June Hybrid Sales Up From a Year Ago

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Hybrid car sales in June were up 9 percent from a year ago and rose 2 percent compared to last month—outperforming the overall new car market that was down 28 percent from June 2008 and off 7 percent from May.

June hybrid sales suggest that hybrids are recovering more quickly than the overall car market—just as they defied the economic downturn several months after overall car sales started to decline in 2008. June marks the sixth consecutive month of higher hybrid sales.

Nationally, car dealers sold 26,205 hybrids in June, the highest one-month total in 13 months. Hybrid car sales numbers exceeded 3 percent of the new car market, and could reflect the beginning of an anticipated long-term trend in which hybrid market share grows by as much as 1 percent every year. Dozens of new hybrid models will be introduced in the next few years. The world’s largest carmakers are significantly investing in increased production capacity for hybrid cars and advanced auto batteries.

The overall market continues to suffer, but declining sales have begun to slow down for four of the six major carmakers. Ford reported the smallest drop of 10.7 percent. Jesse Toprak, executive director of industry analysis for Edmunds.com told Associated Press, “It is unlikely things will get any worse.”

The Toyota Prius led the hybrid pack with 12,998 sales, representing 49.6 percent of all hybrid sales in June. The vast majority of Prius sales—85 percent, according to Toyota—came from the new 2010 model. The introduction of the new Prius apparently affected sales of the 2010 Honda Insight and Honda Civic Hybrid, which declined by 25 percent and 42 percent respectively, compared to last month. Sales of the Ford Fusion Hybrid continued to gain momentum, jumping nearly 10 percent compared to May.

Rising gas prices—from $2.28 per gallon in May to $2.64 last month—may have contributed to an increase in hybrid sales in June.

A full report on June hybrid sales will be posted later this month at the HybridCars.com “Hybrid Market Dashboard.”


  • Jeddy

    I’m not surprised in the accelerated hybrid sales. Having purchased the Prius 2010, I’m ecstatic with it’s performance. I’m getting 4.6L/100km and haven’t fueled yet at 650km. I’m still on the first tank of gas!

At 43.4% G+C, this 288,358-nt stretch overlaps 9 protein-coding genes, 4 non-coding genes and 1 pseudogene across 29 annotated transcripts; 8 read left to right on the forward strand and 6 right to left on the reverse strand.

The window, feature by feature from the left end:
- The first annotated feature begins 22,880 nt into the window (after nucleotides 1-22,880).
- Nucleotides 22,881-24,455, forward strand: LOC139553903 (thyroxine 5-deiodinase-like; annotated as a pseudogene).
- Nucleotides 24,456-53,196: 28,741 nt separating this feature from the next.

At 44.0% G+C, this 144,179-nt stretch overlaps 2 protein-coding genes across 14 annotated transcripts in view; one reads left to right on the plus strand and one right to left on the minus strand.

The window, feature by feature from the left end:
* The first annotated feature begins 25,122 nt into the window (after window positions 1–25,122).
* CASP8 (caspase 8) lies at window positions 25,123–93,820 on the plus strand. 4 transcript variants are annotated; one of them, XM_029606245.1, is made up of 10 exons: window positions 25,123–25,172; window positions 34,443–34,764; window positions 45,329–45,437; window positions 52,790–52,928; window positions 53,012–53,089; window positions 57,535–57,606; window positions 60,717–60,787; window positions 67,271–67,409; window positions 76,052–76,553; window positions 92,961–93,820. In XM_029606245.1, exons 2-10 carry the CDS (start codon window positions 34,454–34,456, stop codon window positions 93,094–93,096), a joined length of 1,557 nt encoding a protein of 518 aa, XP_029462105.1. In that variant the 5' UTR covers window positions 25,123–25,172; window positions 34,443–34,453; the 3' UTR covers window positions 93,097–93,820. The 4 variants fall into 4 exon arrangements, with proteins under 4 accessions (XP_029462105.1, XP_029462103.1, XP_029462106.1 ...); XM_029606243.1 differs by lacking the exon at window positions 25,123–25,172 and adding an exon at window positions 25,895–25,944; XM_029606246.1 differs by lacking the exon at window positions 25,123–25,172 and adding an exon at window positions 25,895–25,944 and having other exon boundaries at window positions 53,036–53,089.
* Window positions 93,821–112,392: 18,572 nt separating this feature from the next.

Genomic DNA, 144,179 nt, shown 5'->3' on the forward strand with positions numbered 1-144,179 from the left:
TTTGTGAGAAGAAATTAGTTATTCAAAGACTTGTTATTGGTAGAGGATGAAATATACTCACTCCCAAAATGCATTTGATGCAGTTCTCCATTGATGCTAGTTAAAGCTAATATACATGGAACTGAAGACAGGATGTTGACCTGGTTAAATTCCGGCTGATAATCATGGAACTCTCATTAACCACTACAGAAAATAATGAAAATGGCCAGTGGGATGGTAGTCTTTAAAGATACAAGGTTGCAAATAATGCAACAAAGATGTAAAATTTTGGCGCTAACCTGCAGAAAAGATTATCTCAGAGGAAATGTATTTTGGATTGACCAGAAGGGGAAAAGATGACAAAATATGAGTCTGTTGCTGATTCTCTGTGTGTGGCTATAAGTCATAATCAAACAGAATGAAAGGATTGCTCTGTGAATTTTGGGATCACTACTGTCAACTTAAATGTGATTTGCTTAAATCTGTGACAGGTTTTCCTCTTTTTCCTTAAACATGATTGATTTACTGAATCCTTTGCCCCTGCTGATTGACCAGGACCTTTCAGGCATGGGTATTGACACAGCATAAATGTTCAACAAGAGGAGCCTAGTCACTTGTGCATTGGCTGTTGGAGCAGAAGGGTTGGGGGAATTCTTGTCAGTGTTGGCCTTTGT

Down the road, I’ll be looking to replace the gas-guzzling Dodge Grand Caravan Sport with a hybrid of better equivalent. I’m wondering where the hybrid RAV4 / hybrid CRV’s are?

    Reducing our dependence on foreign oil is politically, financially, and environmentally the right way to go. I’d love to see hydrogen fuel cells finally get off the ground …

    All in all, a new green revolution seems to have arrived …

  • DJB

    Interesting article.

    Too bad hybrid cars only account for a bit over 3% of new car sales though. I look forward to the day when 3% of new cars sold AREN’T hybrids :)

  • Robcares

    No one would be happier then me to see Hydrogen replace fossil fuels. However, Big oil will be the first supplier of Hydrogen derived from oil. How is that weening us off of oil? I have a question, I’m not a chemist, when you extract H2 from oil, what is left over? will it have a use? or does it become some sort of new pollution nightmare? Also, if you convert a barrel of oil to H2, what is the energy comparison between that and a barrel of oil converted to gas? What is the cost comparison in producing the two fuels? I don’t know the answers to all of these questions, but my intuition tells me, everything about H2 is more costly and less efficient, and that would be a huge problem. Lastly, the ultimate source of H2 would be water. Potable (drinkable) water is scarce world wide, so the obvious solution would be sea water. How much coal do you need to burn in the coal fire power plants across this country, to convert one gallon of sea water into H2? I think, at the end of the day, Ev’s will be more efficient for the majority of drivers. H2 may work in a small segment of the population, but overall, costs for fuels will need to rise dramatically before H2 will be able to compete, and big oil is in complete control of that. Happy Independance Day.

  • perfectapproach

    H2 doesn’t necessarily have to come from crude oil (and I’m sure that it WOULD be very inefficient to do so). H2 can be produced from natural gas and alcohols. If alternative energy plants (nuclear, solar, wind) were use to create hydrogen from water, alcohol, and natural gas, there could be little/no pollutants created. (Even spent nuclear fuel can be recycled into usable nuclear fuel, in some cases). A great side-effect of hydrogen-based cars is that they PRODUCE potable water. I’m sure many years down the line, if/when hydrogen-based transport does become as widespread as a standard ICE is today, the water that is created as exhaust would likely be kept in a tank in the car and drained for use in the home, possibly even for drinking.

    Sounds strange, but remember that when the internal combustion engine was created, gasoline was a waste by-product of fuel-oil production. No one ever imagined that people would one day want to carry around 15 – 30 gallons of this “waste” in a tank to fuel their cars. Just as common as carrying around gasoline in a tank is now, carrying around a waste-tank for water may be commonplace in a future hydrogen economy.

  • Nelson Lu

    Jeddy writes:

    “Down the road, I’ll be looking to replace the gas-guzzling Dodge Grand Caravan Sport with a hybrid of better equivalent. I’m wondering where the hybrid RAV4 / hybrid CRV’s are?”

    The Ford Escape/Mercury Milan/Mazda Tribute hybrids have already been here for a long, long time. Granted, they’re a bit on the small side — but so are the RAV4 and CRV.

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